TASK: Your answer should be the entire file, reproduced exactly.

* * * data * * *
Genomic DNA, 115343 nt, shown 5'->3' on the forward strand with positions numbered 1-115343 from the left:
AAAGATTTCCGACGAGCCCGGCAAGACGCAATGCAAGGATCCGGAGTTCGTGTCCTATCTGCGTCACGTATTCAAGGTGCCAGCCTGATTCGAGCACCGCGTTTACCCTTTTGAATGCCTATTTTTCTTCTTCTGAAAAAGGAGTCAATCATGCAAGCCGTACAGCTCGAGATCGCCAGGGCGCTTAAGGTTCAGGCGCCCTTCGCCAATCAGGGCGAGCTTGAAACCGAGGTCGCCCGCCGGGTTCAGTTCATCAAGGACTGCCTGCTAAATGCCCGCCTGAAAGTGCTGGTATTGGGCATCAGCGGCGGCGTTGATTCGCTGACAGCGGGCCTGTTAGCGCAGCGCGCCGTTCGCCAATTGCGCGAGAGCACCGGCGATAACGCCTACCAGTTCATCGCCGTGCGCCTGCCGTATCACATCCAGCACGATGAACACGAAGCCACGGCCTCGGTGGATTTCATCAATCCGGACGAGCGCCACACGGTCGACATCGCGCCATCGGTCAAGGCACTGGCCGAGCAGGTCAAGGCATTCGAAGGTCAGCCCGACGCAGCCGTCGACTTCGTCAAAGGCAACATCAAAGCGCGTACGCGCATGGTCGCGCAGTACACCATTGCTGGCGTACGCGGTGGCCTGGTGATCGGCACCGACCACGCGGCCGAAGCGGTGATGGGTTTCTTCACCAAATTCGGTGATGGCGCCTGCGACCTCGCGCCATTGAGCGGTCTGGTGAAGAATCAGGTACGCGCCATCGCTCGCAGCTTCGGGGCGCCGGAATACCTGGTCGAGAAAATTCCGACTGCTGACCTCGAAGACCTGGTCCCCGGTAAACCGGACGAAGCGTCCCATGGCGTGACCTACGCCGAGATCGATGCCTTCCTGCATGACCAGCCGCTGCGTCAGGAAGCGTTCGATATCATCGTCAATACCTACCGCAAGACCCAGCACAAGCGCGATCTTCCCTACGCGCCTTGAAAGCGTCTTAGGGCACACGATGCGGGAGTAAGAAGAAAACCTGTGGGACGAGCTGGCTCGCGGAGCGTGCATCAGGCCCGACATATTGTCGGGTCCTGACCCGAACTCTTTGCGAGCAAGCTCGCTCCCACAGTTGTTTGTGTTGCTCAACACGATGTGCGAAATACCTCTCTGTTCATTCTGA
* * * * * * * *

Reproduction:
Genomic DNA, 115343 nt, shown 5'->3' on the forward strand with positions numbered 1-115343 from the left:
AAAGATTTCCGACGAGCCCGGCAAGACGCAATGCAAGGATCCGGAGTTCGTGTCCTATCTGCGTCACGTATTCAAGGTGCCAGCCTGATTCGAGCACCGCGTTTACCCTTTTGAATGCCTATTTTTCTTCTTCTGAAAAAGGAGTCAATCATGCAAGCCGTACAGCTCGAGATCGCCAGGGCGCTTAAGGTTCAGGCGCCCTTCGCCAATCAGGGCGAGCTTGAAACCGAGGTCGCCCGCCGGGTTCAGTTCATCAAGGACTGCCTGCTAAATGCCCGCCTGAAAGTGCTGGTATTGGGCATCAGCGGCGGCGTTGATTCGCTGACAGCGGGCCTGTTAGCGCAGCGCGCCGTTCGCCAATTGCGCGAGAGCACCGGCGATAACGCCTACCAGTTCATCGCCGTGCGCCTGCCGTATCACATCCAGCACGATGAACACGAAGCCACGGCCTCGGTGGATTTCATCAATCCGGACGAGCGCCACACGGTCGACATCGCGCCATCGGTCAAGGCACTGGCCGAGCAGGTCAAGGCATTCGAAGGTCAGCCCGACGCAGCCGTCGACTTCGTCAAAGGCAACATCAAAGCGCGTACGCGCATGGTCGCGCAGTACACCATTGCTGGCGTACGCGGTGGCCTGGTGATCGGCACCGACCACGCGGCCGAAGCGGTGATGGGTTTCTTCACCAAATTCGGTGATGGCGCCTGCGACCTCGCGCCATTGAGCGGTCTGGTGAAGAATCAGGTACGCGCCATCGCTCGCAGCTTCGGGGCGCCGGAATACCTGGTCGAGAAAATTCCGACTGCTGACCTCGAAGACCTGGTCCCCGGTAAACCGGACGAAGCGTCCCATGGCGTGACCTACGCCGAGATCGATGCCTTCCTGCATGACCAGCCGCTGCGTCAGGAAGCGTTCGATATCATCGTCAATACCTACCGCAAGACCCAGCACAAGCGCGATCTTCCCTACGCGCCTTGAAAGCGTCTTAGGGCACACGATGCGGGAGTAAGAAGAAAACCTGTGGGACGAGCTGGCTCGCGGAGCGTGCATCAGGCCCGACATATTGTCGGGTCCTGACCCGAACTCTTTGCGAGCAAGCTCGCTCCCACAGTTGTTTGTGTTGCTCAACACGATGTGCGAAATACCTCTCTGTTCATTCTGA